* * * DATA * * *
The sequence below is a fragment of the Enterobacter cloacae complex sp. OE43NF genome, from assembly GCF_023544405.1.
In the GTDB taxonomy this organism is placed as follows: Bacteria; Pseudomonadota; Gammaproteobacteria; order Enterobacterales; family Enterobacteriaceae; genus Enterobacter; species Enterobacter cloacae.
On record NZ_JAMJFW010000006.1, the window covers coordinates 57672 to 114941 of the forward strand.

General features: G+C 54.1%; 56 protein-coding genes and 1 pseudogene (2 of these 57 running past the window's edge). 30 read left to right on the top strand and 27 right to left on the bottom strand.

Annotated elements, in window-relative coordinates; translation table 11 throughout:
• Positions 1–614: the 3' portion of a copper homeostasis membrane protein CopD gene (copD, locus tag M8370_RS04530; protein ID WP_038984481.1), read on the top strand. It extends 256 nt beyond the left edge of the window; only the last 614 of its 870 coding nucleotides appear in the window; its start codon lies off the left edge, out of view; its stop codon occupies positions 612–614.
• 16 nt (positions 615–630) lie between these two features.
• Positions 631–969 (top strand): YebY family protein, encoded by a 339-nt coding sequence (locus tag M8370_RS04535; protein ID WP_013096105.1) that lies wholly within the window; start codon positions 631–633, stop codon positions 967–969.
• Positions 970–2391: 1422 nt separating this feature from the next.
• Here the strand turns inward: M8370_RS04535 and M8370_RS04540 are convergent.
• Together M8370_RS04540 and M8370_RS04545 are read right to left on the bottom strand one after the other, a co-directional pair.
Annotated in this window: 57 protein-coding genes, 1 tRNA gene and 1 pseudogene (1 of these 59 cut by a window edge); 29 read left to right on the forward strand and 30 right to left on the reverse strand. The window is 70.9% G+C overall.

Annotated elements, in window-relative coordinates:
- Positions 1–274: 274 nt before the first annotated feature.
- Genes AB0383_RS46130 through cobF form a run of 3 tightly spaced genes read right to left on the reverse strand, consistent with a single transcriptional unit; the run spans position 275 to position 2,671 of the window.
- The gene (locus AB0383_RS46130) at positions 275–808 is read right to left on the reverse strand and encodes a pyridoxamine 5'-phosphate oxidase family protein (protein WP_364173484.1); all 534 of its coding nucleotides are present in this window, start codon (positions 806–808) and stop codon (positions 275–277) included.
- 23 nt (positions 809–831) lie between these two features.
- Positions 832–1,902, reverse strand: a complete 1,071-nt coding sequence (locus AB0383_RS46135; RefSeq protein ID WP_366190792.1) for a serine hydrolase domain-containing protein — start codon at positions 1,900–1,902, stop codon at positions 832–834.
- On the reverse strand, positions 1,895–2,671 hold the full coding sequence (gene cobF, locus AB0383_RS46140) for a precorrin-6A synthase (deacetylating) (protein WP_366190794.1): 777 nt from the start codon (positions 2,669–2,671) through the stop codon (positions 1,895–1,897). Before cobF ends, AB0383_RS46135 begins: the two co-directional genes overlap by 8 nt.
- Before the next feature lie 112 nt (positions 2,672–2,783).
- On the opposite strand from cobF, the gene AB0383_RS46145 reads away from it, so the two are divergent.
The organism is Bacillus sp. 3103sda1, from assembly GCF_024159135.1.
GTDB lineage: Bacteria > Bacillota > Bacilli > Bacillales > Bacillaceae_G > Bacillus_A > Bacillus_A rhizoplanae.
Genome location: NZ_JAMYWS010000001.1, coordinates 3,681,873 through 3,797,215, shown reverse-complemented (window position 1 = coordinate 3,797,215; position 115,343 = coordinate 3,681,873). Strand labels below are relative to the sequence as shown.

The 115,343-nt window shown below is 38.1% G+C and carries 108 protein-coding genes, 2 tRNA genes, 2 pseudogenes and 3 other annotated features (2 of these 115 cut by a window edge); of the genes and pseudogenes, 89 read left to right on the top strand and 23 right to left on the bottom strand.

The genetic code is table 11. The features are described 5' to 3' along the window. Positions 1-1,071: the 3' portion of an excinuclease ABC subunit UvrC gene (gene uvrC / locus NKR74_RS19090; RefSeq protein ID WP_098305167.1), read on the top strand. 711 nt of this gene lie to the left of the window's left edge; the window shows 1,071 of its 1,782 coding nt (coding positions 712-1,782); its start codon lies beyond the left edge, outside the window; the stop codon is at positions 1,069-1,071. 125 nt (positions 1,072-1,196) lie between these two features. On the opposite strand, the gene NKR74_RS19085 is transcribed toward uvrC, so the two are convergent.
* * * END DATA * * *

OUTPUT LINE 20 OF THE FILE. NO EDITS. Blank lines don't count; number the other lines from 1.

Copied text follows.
- Before the next feature lie 112 nt (positions 2,672–2,783).